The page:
After You Left

Katrina Kaye

I hung your shadow outside my window,
so hopefully you would come to retrieve it.

I was always more your Wendy
than your mermaid.

My scales never stuck to your skin
and my name easily escaped your mind,
leaving me to wonder
if you ever really knew me.

I gave you my thimble too soon,
a clever kiss and nothing more,
too eager for the fondness of a new boy.

I was more your Wendy than your fairy friend.
My hands too soft for metal work,
my body too large for just one emotion.

But you,
you were always my Peter.
Cock-sure, congratulating your cleverness,
miss minded and forgetful

Your attentions waver,
but your affection your loyalty
was as stubborn as a child’s lower lip.

You stayed up all night in front of my door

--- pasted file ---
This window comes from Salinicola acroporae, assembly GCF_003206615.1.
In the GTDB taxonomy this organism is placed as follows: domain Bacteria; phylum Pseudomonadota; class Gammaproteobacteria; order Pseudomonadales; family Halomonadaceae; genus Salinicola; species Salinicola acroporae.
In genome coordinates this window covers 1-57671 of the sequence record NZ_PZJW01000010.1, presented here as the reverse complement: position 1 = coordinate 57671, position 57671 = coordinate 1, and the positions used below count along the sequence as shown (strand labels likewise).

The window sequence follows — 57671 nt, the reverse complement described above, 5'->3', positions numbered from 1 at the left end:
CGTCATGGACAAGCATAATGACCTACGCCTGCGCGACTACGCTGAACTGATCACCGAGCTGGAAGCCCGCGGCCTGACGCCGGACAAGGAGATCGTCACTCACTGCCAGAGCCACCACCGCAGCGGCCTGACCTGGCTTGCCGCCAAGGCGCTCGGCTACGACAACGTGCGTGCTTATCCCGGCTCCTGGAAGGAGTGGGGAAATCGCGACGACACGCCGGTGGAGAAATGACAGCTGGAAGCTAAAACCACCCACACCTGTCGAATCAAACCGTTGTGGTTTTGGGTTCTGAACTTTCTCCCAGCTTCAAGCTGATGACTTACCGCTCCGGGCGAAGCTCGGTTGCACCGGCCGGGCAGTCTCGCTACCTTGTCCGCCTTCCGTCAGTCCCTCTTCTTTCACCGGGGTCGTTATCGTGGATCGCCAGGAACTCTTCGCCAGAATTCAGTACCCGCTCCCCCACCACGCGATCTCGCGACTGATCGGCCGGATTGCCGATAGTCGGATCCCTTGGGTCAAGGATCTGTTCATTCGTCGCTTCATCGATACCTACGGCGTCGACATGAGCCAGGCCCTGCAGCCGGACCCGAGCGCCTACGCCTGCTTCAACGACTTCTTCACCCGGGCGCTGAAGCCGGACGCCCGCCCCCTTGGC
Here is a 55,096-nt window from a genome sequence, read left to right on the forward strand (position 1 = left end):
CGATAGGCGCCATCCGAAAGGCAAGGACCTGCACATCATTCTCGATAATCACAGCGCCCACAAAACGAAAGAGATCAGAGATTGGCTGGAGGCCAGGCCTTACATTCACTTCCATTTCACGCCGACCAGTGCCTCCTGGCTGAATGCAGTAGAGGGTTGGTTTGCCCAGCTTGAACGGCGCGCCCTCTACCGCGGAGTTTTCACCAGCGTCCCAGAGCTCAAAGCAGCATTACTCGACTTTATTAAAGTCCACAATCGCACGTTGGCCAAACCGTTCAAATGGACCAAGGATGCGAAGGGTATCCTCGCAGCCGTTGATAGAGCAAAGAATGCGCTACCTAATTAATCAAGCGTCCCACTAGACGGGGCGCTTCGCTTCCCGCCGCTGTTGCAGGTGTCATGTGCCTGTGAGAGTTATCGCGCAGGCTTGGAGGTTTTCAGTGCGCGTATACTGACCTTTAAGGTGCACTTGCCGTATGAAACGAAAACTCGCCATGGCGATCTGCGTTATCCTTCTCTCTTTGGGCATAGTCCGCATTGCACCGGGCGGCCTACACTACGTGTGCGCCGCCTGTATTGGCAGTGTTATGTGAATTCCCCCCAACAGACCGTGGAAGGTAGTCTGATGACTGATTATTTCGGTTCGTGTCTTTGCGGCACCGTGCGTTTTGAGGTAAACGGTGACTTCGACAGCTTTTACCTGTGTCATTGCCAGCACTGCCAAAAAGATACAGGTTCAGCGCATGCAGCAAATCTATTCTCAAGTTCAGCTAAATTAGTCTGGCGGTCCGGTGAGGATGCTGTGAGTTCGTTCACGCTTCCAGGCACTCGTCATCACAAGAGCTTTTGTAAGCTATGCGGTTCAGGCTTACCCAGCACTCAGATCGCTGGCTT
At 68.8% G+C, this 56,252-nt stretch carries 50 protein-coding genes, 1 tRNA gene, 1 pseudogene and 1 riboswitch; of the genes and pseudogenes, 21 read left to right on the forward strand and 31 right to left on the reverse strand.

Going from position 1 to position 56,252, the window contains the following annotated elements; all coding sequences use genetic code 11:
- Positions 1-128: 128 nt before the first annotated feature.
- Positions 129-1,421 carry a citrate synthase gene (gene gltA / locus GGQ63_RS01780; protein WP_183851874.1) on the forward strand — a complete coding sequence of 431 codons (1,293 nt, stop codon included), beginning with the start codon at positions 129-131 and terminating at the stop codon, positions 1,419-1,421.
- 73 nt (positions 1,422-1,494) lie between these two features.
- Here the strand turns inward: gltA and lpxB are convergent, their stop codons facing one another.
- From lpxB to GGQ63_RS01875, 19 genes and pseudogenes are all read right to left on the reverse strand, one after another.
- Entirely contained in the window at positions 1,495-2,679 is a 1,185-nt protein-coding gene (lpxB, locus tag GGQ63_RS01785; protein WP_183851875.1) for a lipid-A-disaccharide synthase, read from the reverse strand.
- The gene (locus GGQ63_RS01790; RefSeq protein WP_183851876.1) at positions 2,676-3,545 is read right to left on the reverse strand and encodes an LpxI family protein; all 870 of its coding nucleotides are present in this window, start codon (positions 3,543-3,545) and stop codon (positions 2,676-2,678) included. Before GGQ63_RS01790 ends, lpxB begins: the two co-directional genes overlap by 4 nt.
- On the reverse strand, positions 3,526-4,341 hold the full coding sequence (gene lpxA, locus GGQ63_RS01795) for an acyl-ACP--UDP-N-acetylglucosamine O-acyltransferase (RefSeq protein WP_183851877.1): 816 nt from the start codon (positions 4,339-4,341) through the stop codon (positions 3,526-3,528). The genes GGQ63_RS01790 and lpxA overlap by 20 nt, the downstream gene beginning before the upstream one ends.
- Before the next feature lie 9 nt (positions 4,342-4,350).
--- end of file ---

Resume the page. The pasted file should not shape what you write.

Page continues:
hand on your dagger, spark in your eye
knowing from the curl of smoke
mischief was about.

But I never asked you to fight my battles.
You never had to win me;
I was always yours.

After all, it was the kiss
you left on my chest that saved my life.

I want to be your fierce friend,
your clever cousin,
dance with you on high rocks,
without fear of falling.

Listen to your first laugh
like a child watching soap bubbles pop.

Let that laugh linger
on your breath for eternity,
even if it means leaving you
to your own adventures.

Too many years have passed.
You have forgotten me.
Left me sitting beside
a window in my new dress.

And I,
I have forgotten how to fly.

I became a woman
two days before every other girl.
I no longer listen for your crow.
You have become nothing
more than dust on old toys.
I grew up despite my childish promises.

This woman’s voice no longer knows
how to speak to such a boy.

But I’ll still think of you
in that place between sleeping and awake,
where we still remember dreaming.

Your shadow waits upon window sill.

reclaim it,

before returning to
your wandering island,
my childhood
and best intentions
in a shimmering wake.

“After You Left” is previously published in Leaves of Ink (2013), They Don’t Make Memories Like That Anymore (2011), and September (2014).

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